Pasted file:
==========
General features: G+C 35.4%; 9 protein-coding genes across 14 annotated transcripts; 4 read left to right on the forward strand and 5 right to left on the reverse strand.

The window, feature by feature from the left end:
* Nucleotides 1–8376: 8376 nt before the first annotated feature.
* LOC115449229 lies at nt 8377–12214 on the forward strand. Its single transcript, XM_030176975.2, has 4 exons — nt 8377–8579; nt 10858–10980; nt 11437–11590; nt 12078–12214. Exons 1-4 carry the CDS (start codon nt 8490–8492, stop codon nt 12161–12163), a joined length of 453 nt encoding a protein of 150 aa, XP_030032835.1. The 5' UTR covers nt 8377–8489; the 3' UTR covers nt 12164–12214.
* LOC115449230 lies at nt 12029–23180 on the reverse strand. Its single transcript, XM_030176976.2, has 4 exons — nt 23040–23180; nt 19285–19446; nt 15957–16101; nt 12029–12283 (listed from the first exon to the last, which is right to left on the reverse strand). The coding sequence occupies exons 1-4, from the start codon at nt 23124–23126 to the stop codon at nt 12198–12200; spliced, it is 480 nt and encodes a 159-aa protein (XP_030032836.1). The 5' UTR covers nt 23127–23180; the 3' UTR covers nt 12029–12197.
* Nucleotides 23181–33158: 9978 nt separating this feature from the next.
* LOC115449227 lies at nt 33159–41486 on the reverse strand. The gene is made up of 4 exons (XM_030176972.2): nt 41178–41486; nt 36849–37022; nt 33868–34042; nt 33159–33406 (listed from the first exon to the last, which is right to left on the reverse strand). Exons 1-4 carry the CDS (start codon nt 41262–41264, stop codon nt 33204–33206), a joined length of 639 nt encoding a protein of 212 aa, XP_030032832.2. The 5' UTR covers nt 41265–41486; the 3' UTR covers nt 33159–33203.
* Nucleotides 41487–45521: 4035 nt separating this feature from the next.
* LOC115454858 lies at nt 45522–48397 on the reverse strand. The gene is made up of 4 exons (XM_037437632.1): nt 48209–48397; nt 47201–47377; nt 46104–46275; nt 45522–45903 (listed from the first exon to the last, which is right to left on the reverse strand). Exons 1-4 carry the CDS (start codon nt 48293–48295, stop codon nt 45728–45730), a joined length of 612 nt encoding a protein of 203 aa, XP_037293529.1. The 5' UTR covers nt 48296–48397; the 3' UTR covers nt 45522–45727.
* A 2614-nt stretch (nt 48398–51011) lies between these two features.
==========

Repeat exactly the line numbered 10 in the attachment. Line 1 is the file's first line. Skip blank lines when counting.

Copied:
* A 2614-nt stretch (nt 48398–51011) lies between these two features.